A team of scientists have successfully tested a solar panel prototype that can theoretically send electricity from space back to anywhere on Earth.
The panel, called the Photovoltaic Radio-Frequency Antenna Module (PRAM) and roughly the size of a pizza box, was first launched in May 2020, mounted to the Pentagon’s top secret X-37B drone.
The drone is looping Earth every 90 minutes.
Thanks to the fact that the sunlight isn’t blocked by the Earth’s atmosphere, the panel can receive more illumination that it would on Earth.
So far, the prototype has generated about 10 watts, plenty to power a tablet.
But the project envisages an array of dozens of solar panels and, if scaled up, its success could revolutionize both how power is generated and distributed to remote corners of the globe. It could contribute to the Earth’s largest grid networks.
The unit has yet to actually send power directly back to Earth, but that technology has already been proven. If the project develops into huge kilometers-wide space solar antennae, it could beam microwaves that would then be converted into fuel-free electricity to any part of the planet at a moment’s notice.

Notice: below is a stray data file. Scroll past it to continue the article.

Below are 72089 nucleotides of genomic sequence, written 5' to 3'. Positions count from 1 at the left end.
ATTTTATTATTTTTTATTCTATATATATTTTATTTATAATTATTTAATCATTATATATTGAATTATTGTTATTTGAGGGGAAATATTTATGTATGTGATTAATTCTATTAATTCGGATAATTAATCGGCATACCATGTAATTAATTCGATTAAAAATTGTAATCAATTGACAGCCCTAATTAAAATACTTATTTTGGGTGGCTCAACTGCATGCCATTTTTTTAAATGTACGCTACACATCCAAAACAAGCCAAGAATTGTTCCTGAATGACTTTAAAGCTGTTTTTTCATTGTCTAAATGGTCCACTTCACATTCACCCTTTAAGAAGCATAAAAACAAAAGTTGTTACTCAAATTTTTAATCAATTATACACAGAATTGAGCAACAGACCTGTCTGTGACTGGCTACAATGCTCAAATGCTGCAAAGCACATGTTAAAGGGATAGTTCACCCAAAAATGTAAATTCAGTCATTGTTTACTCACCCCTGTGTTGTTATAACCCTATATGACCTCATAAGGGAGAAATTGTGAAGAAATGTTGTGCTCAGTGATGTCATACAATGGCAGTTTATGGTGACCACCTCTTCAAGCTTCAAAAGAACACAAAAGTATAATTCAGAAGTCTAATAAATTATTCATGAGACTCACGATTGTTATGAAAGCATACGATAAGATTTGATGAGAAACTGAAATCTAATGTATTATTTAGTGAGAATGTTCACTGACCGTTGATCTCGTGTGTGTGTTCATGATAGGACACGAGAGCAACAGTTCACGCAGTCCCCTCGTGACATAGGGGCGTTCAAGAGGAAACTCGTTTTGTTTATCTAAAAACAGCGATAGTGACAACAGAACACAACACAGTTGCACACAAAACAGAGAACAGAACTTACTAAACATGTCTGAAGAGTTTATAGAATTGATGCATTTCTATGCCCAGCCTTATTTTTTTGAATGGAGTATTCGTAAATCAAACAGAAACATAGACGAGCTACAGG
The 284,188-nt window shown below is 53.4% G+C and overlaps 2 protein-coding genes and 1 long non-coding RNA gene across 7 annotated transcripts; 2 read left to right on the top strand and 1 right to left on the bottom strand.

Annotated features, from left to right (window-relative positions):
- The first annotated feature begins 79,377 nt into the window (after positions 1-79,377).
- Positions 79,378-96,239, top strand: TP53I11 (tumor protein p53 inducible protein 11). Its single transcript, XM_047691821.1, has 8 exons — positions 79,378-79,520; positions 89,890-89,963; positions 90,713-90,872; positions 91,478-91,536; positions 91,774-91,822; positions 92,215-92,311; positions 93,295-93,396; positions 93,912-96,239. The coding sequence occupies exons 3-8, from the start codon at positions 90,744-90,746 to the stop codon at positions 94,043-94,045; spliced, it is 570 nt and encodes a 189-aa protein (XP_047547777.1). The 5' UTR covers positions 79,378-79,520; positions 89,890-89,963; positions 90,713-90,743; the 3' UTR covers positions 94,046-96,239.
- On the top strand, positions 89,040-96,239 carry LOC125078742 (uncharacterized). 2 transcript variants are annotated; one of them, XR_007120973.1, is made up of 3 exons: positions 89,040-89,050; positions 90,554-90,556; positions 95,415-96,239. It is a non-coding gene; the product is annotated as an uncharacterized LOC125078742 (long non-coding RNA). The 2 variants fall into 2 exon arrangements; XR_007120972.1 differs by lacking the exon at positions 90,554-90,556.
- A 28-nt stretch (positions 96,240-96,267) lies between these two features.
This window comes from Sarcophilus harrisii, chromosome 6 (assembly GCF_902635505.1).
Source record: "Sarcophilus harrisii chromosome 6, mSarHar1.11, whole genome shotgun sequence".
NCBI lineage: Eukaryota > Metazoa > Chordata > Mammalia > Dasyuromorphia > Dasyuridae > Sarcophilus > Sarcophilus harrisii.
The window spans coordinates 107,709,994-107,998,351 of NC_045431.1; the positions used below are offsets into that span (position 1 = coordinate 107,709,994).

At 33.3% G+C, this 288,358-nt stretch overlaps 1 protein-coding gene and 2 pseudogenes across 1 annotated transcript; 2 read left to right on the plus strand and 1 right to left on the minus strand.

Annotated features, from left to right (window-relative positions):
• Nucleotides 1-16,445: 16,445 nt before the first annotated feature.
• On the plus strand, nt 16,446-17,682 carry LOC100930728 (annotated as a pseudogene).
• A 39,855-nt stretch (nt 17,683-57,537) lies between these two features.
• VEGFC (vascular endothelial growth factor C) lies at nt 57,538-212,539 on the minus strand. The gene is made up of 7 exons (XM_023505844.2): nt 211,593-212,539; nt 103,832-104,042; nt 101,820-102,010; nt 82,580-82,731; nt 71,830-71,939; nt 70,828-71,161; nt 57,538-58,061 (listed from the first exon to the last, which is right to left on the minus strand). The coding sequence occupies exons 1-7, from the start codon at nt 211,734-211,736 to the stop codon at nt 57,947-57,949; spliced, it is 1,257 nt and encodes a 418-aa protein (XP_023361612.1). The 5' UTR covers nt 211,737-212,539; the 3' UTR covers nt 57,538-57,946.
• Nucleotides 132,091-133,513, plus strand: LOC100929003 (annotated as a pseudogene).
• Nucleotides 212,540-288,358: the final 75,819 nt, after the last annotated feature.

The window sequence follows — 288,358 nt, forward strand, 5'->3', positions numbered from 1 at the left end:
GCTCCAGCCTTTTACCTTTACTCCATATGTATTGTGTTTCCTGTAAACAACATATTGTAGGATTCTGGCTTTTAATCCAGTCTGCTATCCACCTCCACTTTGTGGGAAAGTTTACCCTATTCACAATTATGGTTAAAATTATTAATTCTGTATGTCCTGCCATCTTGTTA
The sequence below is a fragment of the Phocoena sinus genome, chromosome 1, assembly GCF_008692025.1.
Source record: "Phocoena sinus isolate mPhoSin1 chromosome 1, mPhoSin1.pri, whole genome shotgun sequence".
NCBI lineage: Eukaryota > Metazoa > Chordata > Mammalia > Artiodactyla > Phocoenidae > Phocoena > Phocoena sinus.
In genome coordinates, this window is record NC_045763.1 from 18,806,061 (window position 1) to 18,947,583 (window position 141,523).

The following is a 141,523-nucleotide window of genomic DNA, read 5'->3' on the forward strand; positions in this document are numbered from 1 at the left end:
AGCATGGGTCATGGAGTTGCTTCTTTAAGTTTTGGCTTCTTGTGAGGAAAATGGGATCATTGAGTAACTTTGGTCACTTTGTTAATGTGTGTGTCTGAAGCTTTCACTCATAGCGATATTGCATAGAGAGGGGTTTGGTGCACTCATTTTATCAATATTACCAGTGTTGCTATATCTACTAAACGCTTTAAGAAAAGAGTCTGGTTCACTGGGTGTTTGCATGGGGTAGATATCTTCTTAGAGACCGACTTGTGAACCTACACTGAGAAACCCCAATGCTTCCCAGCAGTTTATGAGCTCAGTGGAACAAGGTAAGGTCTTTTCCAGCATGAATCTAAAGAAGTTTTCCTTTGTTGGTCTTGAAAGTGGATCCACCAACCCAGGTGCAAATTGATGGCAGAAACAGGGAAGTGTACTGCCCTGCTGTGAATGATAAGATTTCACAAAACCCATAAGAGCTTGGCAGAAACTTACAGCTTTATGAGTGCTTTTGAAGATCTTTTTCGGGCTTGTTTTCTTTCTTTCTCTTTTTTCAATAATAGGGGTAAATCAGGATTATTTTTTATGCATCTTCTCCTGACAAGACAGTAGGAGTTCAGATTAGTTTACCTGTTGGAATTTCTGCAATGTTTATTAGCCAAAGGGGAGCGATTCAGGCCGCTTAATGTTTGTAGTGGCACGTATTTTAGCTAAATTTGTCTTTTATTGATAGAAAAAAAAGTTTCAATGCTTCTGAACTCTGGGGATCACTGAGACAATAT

You can send power to Chicago and a fraction of a second later, if you needed, send it instead to London or India.
The transmission technologies required to make that happen are still in their infancy, but such a method of power delivery could prove to be extremely promising.
Reference- CNN, Forbes, Space-News, IEEE Journal Of Microwaves
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